Interviewer: Thank you. Good afternoon, Zudin.
Zudin: Afternoon to you also. How are you?
Interviewer: I'm good. I hope you're enjoying the meeting so far.
Zudin: Amazing, so far.
Interviewer: Good. Zudin, a couple of questions. At our symposia, you had the excellent talk. What is important for us is really, can you summarize for us in really few sentences, what are the key messages that you want to really portray to the audience?
Zudin: The two real main messages are, one that our current nutritional interventions, the energy and the protein that we're giving our patients doesn't work as far as preserving muscle mass and we know biologically why this doesn't work. That's the first thing. We mustn't fool ourselves and to think that we are definitely helping people by giving people nutrition. The second thing is we need a- if you're like a frameshift, it's this [unintelligible 00:01:02] disruptive thinking to think about how we can generate better energy in our patients and how we can get protein into them at the right time and the right form so they can maintain muscle protein homeostasis.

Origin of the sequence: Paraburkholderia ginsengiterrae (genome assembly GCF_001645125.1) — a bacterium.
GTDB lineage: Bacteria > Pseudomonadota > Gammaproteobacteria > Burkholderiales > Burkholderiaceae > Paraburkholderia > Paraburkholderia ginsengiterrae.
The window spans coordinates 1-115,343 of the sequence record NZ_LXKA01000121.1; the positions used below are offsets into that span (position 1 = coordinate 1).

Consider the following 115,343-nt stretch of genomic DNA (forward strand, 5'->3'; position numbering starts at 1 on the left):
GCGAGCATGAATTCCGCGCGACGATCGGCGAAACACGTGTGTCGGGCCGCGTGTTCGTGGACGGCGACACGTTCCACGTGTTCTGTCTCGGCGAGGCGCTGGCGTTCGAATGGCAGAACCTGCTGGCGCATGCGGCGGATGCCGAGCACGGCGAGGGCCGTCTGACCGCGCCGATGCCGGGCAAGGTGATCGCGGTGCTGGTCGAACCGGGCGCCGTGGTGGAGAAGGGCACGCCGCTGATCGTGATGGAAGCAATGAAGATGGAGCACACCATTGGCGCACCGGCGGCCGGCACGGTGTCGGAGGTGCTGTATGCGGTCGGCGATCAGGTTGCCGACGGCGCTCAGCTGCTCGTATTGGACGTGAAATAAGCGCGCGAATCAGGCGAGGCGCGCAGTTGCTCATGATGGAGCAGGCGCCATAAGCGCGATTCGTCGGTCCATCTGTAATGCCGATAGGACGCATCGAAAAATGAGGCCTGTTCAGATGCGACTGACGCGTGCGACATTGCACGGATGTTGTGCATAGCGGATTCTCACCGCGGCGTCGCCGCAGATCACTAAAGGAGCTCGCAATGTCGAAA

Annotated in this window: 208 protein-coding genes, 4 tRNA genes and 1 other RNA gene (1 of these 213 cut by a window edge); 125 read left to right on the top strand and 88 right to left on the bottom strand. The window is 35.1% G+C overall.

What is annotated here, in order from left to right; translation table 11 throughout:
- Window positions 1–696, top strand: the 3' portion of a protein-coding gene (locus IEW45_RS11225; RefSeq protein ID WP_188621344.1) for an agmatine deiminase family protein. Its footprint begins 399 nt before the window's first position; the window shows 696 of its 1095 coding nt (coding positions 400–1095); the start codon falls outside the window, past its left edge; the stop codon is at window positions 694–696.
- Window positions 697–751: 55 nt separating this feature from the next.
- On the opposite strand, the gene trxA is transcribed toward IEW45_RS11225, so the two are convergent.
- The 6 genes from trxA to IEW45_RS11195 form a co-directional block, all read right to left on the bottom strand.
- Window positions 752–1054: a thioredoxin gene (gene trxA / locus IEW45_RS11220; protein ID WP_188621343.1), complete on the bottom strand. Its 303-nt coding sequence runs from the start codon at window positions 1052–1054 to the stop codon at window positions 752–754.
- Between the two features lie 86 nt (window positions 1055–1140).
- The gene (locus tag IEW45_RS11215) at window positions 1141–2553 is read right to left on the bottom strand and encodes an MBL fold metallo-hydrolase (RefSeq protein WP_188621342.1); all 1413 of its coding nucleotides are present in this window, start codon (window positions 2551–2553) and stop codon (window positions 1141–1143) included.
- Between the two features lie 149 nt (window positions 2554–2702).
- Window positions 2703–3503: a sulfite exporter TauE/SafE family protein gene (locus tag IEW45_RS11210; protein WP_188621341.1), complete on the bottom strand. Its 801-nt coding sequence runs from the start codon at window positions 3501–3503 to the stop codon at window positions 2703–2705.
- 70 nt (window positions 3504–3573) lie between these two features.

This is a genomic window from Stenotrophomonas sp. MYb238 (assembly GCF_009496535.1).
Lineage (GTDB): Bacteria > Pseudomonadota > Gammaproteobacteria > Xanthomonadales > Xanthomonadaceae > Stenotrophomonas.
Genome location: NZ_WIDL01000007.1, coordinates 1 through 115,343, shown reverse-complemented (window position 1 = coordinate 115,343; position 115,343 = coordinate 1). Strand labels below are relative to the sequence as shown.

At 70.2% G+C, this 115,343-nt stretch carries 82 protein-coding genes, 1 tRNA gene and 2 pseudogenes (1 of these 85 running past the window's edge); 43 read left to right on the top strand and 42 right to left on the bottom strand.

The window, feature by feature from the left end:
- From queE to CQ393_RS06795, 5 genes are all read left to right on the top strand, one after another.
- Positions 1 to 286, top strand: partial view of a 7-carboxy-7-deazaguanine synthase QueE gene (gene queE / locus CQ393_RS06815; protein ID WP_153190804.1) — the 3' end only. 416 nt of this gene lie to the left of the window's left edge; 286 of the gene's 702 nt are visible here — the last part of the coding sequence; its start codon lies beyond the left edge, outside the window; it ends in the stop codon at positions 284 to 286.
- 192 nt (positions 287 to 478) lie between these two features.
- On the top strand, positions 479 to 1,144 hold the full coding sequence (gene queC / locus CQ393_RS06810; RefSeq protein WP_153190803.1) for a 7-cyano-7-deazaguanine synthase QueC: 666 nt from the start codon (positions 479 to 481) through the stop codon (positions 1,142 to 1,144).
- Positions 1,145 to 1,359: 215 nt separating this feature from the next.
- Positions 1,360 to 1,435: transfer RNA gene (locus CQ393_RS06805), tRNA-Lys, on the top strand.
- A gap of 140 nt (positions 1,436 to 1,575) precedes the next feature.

Interviewer: This brings me to the next question where many of the clinicians give, now based on the guideline, high protein that leads to the beginning when they are in a catabolic state- the patients are in a catabolic state. Not having those patients moving or exercising, what happens to those protein and what do you suggest we should do?
Zudin: This is a very difficult one because those patients we're giving high protein concentrations to while acting on normal physiology. If he gave you and I have high levels of protein and we started doing some exercise, we'll build up muscle. These patients are not doing any exercise. We are trying to mobilize them and rehabilitate them but that's not the same as resistance exercise if we know they really struggle.
They can use that protein for muscle protein synthesis. One of two things is going to happen. It's going to get oxidized and wasted and it was a waste of time, or it's going to enter the urea cycle and generate toxins which are bad for the muscle. That actually is something we're really interested in and looking at that moment, trying to understand protein toxicity which is something-- I agree but other [unintelligible 00:02:31]
[00:02:32] [END OF AUDIO]